So I’ve been pickpocketed three times in seven years that I’ve been in Paris. Once in 2015 and twice in the last quarter of 2019, when pickpocketing was at an all-time high in the city. Nothing irreplaceable was taken; it was more a chance to learn weaknesses and correct behavior.
I was helping a friend get to Gare du Nord to catch a train. We got onto line 4 at the Cité metro stop and just before the door closed we felt a crush of people get onto the carriage. I felt a strong hand at my back as we felt people try to squeeze in, which was probably all that was necessary to distract me from a hand reaching into the inside left pocket of my overcoat, where my wallet was. I didn’t notice until Gare du Nord, which of course was far too late to do anything about it.
My pulse quickened; chemicals swam into my bloodstream to “help” my body cope with panic. I tried to clear my head and quickly used my phone to cancel credit cards that I remembered were inside (including one that wasn’t inside!). I didn’t think there was anything that could really be done – so many wallets get lifted in any given day in a big city, not just in Paris – but there was one crucial card in that wallet whose loss I would have to document for the French authorities: my four year carte de sejour.
I had learned this some years back when I had left my wallet on an airplane, again, with a carte de sejour inside. You have to file a police report to certify the “missing” status of the card. Having that report allows you to get a new card. You can’t start the process of replacing a missing carte de sejour unless you’ve filed a police report. The sooner the better.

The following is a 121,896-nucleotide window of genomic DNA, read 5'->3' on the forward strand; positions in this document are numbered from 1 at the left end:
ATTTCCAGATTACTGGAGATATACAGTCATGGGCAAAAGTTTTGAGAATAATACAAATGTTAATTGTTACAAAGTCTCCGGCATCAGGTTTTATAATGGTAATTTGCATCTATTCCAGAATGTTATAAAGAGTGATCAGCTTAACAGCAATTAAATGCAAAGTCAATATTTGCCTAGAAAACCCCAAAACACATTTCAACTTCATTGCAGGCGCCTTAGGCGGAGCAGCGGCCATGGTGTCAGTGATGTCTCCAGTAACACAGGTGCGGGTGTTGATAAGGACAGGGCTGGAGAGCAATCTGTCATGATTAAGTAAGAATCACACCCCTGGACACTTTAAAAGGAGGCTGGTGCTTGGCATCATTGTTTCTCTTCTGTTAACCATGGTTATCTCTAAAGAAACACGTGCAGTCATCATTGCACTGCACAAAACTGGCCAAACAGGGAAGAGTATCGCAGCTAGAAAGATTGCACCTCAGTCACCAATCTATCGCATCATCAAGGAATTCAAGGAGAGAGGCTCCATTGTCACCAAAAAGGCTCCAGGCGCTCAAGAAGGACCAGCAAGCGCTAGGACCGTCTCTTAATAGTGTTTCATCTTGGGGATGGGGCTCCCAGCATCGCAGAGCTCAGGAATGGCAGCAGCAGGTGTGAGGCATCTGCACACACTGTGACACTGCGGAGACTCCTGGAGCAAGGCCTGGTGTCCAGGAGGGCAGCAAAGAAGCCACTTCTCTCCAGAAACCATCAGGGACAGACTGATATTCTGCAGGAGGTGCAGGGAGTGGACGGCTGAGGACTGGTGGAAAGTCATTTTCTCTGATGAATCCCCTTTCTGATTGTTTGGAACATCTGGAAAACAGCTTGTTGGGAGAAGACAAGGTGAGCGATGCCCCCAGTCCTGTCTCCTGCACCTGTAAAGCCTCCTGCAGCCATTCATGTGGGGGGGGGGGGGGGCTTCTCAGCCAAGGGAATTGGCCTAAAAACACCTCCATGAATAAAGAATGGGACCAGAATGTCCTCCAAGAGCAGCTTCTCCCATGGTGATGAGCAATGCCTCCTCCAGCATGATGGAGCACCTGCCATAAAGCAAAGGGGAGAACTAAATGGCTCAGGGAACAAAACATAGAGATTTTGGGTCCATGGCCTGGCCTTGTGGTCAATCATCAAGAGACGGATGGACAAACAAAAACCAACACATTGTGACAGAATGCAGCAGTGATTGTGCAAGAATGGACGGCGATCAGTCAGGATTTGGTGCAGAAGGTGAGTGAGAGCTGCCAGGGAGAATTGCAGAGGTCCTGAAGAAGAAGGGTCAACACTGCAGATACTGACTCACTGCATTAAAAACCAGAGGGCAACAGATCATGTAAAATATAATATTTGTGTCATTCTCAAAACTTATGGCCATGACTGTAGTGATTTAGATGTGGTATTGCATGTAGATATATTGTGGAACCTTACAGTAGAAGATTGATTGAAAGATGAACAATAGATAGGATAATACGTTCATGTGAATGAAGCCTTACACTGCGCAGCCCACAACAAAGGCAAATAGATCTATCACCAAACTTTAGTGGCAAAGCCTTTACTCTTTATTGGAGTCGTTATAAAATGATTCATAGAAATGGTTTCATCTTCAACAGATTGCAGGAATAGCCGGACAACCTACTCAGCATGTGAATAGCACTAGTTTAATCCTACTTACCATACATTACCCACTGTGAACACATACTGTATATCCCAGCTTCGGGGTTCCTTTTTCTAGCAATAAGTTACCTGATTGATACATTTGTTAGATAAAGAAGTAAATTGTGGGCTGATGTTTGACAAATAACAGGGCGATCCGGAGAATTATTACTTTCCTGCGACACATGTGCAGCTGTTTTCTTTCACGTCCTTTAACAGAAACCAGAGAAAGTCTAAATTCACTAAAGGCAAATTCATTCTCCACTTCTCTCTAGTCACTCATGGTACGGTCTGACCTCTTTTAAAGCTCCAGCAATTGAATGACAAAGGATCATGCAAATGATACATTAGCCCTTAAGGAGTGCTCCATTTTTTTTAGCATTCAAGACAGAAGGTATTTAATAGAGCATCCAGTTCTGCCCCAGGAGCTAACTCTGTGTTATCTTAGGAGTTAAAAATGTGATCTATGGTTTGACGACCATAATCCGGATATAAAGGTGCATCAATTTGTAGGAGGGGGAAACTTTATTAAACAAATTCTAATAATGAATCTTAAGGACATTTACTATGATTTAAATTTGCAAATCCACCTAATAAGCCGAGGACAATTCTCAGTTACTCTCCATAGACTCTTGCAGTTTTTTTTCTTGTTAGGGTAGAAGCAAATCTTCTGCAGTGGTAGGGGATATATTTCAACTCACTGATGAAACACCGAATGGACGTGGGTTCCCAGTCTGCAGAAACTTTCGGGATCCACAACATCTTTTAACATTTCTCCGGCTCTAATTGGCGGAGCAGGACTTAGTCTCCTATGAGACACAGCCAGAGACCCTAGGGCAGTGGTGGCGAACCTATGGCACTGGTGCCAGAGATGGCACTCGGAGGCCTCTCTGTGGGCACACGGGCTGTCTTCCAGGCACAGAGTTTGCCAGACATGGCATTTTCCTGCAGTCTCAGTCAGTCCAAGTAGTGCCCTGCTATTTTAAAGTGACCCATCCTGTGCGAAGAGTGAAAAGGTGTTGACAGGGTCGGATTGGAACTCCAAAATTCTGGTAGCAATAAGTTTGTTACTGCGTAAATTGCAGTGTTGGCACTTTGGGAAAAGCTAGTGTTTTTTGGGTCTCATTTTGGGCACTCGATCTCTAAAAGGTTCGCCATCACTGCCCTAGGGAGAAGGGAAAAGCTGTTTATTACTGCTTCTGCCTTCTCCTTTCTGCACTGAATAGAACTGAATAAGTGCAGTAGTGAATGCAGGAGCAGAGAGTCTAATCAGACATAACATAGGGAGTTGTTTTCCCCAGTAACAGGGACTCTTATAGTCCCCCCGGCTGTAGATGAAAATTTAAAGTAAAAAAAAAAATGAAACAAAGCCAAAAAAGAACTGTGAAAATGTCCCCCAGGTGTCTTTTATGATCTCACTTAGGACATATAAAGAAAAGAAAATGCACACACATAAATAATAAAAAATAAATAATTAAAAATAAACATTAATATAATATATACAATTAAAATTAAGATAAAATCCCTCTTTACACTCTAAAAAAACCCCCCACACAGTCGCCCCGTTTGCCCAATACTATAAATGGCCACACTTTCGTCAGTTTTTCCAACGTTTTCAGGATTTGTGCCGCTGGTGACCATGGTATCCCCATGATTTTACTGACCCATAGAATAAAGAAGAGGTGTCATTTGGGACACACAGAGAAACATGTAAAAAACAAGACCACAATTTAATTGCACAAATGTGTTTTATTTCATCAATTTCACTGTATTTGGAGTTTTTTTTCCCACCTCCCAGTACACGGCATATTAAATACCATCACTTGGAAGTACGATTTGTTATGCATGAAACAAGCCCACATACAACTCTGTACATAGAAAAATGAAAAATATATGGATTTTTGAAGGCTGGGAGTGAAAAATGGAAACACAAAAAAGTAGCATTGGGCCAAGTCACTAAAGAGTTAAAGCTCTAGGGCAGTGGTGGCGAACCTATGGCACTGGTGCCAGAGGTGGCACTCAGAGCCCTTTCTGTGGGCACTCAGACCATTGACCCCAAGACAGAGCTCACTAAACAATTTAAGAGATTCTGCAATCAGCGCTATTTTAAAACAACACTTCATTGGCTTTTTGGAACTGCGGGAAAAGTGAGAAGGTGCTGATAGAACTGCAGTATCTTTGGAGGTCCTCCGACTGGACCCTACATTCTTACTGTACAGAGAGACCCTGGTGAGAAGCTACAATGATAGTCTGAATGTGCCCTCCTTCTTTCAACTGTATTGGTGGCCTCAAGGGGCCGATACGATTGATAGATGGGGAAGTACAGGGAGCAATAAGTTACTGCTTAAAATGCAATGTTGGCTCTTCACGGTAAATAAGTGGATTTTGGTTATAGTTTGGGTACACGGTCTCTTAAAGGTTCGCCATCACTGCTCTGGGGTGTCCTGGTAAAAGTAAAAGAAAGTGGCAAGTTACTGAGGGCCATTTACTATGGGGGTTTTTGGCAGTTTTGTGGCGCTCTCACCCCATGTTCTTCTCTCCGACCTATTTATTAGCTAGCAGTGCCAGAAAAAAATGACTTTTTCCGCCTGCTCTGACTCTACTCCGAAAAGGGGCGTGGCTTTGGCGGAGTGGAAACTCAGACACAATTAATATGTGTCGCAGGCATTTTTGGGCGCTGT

I was already in Gare du Nord, so I made my way down to the lower level branch police station that I knew was inside the station. I briefly explained to the cop at the front desk what had happened. He told me to take a seat and that it would probably be an hour (which in French bureaucratic speak means at least one hour). The effects of the “panic chemicals,” cortisol and adrenaline, were ebbing away, and I smiled, nodded, sat down, and pulled a book out my bag (always have a book to read when you’re walking around in Paris).
I had started to feel a bit sorry for myself when a girl in her early 20s came into the station escorted by a couple officers. One of them walked up to the front desk clerk and quietly said a few words. The front desk clerk grimly nodded and the other officer walked the girl over towards me and put her into the seat next to me. He then said they would take her statement shortly.
The girl was shaken, and had either just been crying or was holding back tears. I realized that however “poorly” my day was going, that others were having worse days, and I abruptly stopped feeling sorry for myself.
About an hour later, I was asked to come into the office and explain what had been lost. The officer was very efficient and in about 15 minutes I was out of there with two crucial documents: the one page police report with an inventory of all that had been in my wallet, signed by me and sealed by the attending officer, and a recipisse that the declaration had been filed, again signed by me and sealed by the attending officer.
I could have used this to go in and get a recipisse, which would have given me “legal ID.” But something had changed in the years since I had first started getting those coveted thick plastic ID cards: I had realized I didn’t really need them for daily life in France. If I needed to rent a car, I would give the rental agency my US driver’s license. If I needed to travel, I would use my US passport. I might occasionally present the carte de sejour (CDS) if I needed to pick up a package, but I could just as easily bring my passport as well. The cost of a replacement card is the exact same as the cost of the original card, and a part of my personality which has served me very well in past years, a character I call “frugal Stephen,” objected to the idea of paying for a new card with fewer than 24 months left. “Why not just try to get by without one?”